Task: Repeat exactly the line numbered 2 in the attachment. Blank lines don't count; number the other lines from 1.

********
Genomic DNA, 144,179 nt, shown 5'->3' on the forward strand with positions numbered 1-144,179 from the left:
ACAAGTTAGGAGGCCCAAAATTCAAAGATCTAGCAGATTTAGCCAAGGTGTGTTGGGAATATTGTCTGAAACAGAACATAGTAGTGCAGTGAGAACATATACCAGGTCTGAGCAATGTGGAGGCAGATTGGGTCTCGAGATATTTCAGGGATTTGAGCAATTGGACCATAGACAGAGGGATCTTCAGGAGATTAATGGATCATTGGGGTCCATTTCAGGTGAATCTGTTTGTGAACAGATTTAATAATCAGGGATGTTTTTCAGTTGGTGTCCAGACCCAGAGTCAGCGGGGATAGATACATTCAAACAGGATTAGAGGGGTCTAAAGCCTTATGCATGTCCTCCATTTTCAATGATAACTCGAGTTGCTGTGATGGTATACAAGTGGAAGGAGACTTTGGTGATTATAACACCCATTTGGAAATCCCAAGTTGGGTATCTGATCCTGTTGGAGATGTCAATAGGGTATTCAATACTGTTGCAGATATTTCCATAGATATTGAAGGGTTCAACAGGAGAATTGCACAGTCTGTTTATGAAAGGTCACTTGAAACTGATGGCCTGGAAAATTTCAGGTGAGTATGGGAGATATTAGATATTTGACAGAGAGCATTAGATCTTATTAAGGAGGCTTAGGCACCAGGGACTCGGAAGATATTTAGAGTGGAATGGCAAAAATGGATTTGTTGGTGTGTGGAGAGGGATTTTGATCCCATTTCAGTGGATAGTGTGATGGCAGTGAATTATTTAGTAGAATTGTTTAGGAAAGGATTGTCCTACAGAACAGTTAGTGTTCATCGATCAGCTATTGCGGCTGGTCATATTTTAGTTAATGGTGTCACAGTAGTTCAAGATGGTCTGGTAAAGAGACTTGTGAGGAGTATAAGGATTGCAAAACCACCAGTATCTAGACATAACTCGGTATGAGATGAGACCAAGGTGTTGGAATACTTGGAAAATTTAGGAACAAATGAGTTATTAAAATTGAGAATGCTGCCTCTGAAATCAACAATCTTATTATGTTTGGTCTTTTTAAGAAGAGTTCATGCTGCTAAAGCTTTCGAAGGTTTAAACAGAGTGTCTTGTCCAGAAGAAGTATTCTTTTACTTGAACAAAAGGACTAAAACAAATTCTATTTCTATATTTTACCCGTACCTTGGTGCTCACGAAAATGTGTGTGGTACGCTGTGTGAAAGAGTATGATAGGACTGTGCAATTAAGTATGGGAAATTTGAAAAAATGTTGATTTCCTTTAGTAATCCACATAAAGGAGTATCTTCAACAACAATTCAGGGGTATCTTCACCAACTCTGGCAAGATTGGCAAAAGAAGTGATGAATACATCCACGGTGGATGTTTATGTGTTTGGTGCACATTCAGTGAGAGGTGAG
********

ACAAGTTAGGAGGCCCAAAATTCAAAGATCTAGCAGATTTAGCCAAGGTGTGTTGGGAATATTGTCTGAAACAGAACATAGTAGTGCAGTGAGAACATATACCAGGTCTGAGCAATGTGGAGGCAGATTGGGTCTCGAGATATTTCAGGGATTTGAGCAATTGGACCATAGACAGAGGGATCTTCAGGAGATTAATGGATCATTGGGGTCCATTTCAGGTGAATCTGTTTGTGAACAGATTTAATAATCAGGGATGTTTTTCAGTTGGTGTCCAGACCCAGAGTCAGCGGGGATAGATACATTCAAACAGGATTAGAGGGGTCTAAAGCCTTATGCATGTCCTCCATTTTCAATGATAACTCGAGTTGCTGTGATGGTATACAAGTGGAAGGAGACTTTGGTGATTATAACACCCATTTGGAAATCCCAAGTTGGGTATCTGATCCTGTTGGAGATGTCAATAGGGTATTCAATACTGTTGCAGATATTTCCATAGATATTGAAGGGTTCAACAGGAGAATTGCACAGTCTGTTTATGAAAGGTCACTTGAAACTGATGGCCTGGAAAATTTCAGGTGAGTATGGGAGATATTAGATATTTGACAGAGAGCATTAGATCTTATTAAGGAGGCTTAGGCACCAGGGACTCGGAAGATATTTAGAGTGGAATGGCAAAAATGGATTTGTTGGTGTGTGGAGAGGGATTTTGATCCCATTTCAGTGGATAGTGTGATGGCAGTGAATTATTTAGTAGAATTGTTTAGGAAAGGATTGTCCTACAGAACAGTTAGTGTTCATCGATCAGCTATTGCGGCTGGTCATATTTTAGTTAATGGTGTCACAGTAGTTCAAGATGGTCTGGTAAAGAGACTTGTGAGGAGTATAAGGATTGCAAAACCACCAGTATCTAGACATAACTCGGTATGAGATGAGACCAAGGTGTTGGAATACTTGGAAAATTTAGGAACAAATGAGTTATTAAAATTGAGAATGCTGCCTCTGAAATCAACAATCTTATTATGTTTGGTCTTTTTAAGAAGAGTTCATGCTGCTAAAGCTTTCGAAGGTTTAAACAGAGTGTCTTGTCCAGAAGAAGTATTCTTTTACTTGAACAAAAGGACTAAAACAAATTCTATTTCTATATTTTACCCGTACCTTGGTGCTCACGAAAATGTGTGTGGTACGCTGTGTGAAAGAGTATGATAGGACTGTGCAATTAAGTATGGGAAATTTGAAAAAATGTTGATTTCCTTTAGTAATCCACATAAAGGAGTATCTTCAACAACAATTCAGGGGTATCTTCACCAACTCTGGCAAGATTGGCAAAAGAAGTGATGAATACATCCACGGTGGATGTTTATGTGTTTGGTGCACATTCAGTGAGAGGTGAG